ORLANDO, Fla. -- Italy won't get past the first round of the World Baseball Classic, but the participation of the Azzurra in the inaugural event will help promote baseball in the country.
"Being a part of the World Baseball Classic will definitely help expand baseball all around the Italic peninsula," said Marco Landi, marketing director for the Italian Baseball and Softball Federation.
Baseball and softball aren't very popular sports in Italy, where there are about 25,000 officially registered players. There is a semiprofessional baseball league composed of 10 teams.
Although baseball is more popular in the north, the sport is played even as far south as Sicily.
Sixteen countries were invited to the World Baseball Classic, organized by Major League Baseball and the Players Association, endorsed by the International Baseball Federation and the World Anti-Doping Agency. Holland and Italy are the European teams taking part in the event.
To deal with the great compromise the WBC represents, the Italian federation assembled a team that includes several Italian-American players in the major leagues. Catcher Mike Piazza is the most noted member on the team.
"We are trying to inspire Italian kids so they can see baseball as an alternative option, but we know this is going to be a slow process," Piazza said. "Venezuela and the Dominican Republic didn't reach their current status in one year. It was a long process."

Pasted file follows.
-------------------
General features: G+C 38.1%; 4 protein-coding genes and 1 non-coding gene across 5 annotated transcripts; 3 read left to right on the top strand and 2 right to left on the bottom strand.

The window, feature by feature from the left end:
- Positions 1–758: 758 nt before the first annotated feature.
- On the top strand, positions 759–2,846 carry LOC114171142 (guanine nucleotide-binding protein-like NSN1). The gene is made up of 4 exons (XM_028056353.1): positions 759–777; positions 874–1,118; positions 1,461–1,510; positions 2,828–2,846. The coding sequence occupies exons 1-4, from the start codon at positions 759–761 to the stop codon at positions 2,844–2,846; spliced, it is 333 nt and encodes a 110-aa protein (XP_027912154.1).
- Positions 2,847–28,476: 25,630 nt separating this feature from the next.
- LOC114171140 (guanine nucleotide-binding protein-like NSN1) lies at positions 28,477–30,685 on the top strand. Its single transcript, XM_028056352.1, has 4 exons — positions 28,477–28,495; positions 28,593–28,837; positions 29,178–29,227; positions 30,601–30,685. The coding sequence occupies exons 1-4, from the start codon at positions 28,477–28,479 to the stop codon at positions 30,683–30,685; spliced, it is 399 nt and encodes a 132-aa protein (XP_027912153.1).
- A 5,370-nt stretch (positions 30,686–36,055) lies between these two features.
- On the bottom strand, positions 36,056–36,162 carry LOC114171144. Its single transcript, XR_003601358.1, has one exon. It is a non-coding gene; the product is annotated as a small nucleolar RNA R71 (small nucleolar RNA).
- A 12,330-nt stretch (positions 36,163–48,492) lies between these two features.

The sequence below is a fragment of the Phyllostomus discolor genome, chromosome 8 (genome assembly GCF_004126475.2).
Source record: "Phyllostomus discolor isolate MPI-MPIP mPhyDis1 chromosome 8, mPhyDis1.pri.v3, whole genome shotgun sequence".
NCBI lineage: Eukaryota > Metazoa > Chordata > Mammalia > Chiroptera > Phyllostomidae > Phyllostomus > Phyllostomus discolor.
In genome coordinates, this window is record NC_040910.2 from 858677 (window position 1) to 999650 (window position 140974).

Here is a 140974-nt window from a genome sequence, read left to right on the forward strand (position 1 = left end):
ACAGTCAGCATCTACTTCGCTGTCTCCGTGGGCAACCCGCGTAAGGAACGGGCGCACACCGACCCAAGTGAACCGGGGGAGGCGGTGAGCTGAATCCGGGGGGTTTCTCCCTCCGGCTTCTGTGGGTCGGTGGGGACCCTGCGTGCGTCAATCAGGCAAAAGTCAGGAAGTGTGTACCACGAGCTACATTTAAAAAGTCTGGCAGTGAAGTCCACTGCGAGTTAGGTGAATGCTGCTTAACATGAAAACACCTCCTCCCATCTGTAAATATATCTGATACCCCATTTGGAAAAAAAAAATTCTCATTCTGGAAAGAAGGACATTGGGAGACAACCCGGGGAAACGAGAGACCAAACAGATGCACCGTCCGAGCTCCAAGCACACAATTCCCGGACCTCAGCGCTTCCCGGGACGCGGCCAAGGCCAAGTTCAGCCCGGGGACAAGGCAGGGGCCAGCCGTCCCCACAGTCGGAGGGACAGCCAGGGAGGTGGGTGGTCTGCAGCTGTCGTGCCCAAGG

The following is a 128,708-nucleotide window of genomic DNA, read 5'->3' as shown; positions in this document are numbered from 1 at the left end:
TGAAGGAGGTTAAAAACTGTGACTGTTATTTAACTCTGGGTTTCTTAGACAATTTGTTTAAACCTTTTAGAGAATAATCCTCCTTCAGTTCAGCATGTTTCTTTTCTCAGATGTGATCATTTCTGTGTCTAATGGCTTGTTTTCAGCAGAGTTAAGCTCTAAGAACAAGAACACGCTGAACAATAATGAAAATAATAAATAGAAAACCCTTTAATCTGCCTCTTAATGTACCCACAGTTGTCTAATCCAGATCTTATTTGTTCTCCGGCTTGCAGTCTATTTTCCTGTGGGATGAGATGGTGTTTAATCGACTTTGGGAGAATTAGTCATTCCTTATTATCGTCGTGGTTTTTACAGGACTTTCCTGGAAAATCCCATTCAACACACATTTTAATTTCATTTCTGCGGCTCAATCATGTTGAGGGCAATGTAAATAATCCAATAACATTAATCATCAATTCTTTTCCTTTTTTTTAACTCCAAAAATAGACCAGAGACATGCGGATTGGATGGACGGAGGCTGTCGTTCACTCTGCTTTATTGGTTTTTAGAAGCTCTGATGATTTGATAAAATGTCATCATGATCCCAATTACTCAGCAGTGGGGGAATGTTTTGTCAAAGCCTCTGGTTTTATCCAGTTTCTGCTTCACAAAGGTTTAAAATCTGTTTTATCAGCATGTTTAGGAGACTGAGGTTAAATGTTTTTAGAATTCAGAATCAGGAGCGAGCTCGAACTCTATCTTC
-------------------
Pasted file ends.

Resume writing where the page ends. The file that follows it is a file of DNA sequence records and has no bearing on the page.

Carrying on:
"Even though these athletes were born and grew up in the States, they qualify to play for our country because they symbolize the bond between the Italian and the American community through baseball," Italian Baseball Federation president Ricardo Fraccari said.
In a country where soccer rules, baseball is trying to earn its place through the WBC.
Some of the biggest Italian newspapers, such as La Gazzetta dello Sport and Corriere dello Sport, have correspondents at the event.
Sportitalia TV transmits the games to the whole country.
"Due to the time difference, we are showing the games with a one-day delay. Transmissions start at 3.45 p.m.," Landi said.
But with soccer's World Cup around the corner, have Italians noticed their national baseball team at the WBC?
"If we can get two or three people to watch us, then I will feel satisfied," Piazza said.
"People have supported us," Landi added. "We haven't drawn as many fans as the U.S., Mexico or the Dominican Republic, but we have verified a growth in the sport's popularity."
Enrique Rojas is a reporter and columnist for ESPNdeportes.com and ESPN.com.